It’d be easy to praise Danielle Dutton’s writing by contrasting it with less inventive contemporary fiction. Fiction in which the writer doesn’t understand that inept similes snag in one’s minds (“his tongue moved quickly in her mouth, like the little men on a foosball table”). In which characters are dutifully described from haircut to shoe laces, as though when we meet somebody, we do a full TSA scan. In which the author’s primary ambition seems to be shallow acclaim (in many cases, to evaluate fiction by its success in current publishing is like evaluating a giraffe by whether it’s a shoe). That is, fiction that is sure to disappoint a poet.
Dutton’s writing doesn’t, though it’d be better to praise it for what it is. Permit me blurb? How about: In the portraits, tales, and figments of autobiography in Attempts at a Life (Tarpaulin Sky, 2007), in the poignant farce and onrushing suburban lyricism of her novel Sprawl (Siglio, 2010), Danielle Dutton shows that precision can be giddily disorienting, that the voices we are made of soar in and out of narrative, and that’s the real story.
Here’s a passage from Sprawl:
“It’s bewildering, the way faces pass in and out of my line of vision as I sit in the car and wait for the light to turn green. This place tends to take on a benevolent glow when birds peck at the grass in front of the gas station on the corner. I turn left, then right, then left again, right, left, and then I go straight for quite some time, and then I take a right, another left, a right, and then I’m home: driveway, garage, linoleum, a flight of stairs, a river leading west, south, south-east, east. It’s so old-fashioned, a memory, unimportant events. Lisle and I once heard a branch fall to the ground.”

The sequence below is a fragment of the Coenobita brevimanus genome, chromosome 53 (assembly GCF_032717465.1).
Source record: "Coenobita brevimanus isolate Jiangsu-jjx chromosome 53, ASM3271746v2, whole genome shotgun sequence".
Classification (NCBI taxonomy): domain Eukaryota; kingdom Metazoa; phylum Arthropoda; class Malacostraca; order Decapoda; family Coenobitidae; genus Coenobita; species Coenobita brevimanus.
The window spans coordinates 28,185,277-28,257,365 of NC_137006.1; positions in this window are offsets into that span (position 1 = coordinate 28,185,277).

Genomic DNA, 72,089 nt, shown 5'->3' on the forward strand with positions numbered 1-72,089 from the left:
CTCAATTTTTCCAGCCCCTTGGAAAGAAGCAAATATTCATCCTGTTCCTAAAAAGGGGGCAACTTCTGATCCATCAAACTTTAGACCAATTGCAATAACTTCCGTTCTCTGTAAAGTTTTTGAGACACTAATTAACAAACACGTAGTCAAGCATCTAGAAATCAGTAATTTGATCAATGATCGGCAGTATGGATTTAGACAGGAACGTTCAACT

Dutton is the editor of Dorothy, a publishing project, a press “dedicated to works of fiction or near fiction or about fiction, mostly by women.” The press seeks “to publish books that, whether conventional or un-, are uniquely themselves, that do not lean against preconceived ideas of what is wonderful, but brilliantly and purposefully convince us that they are, themselves, wonderful.” Dorothy is among my favorite publishers of current prose; I’m eager to see what they publish next. (You can read a review of two of their recent books, both by Renee Gladman, by Elaine Bleakney in KROnline.)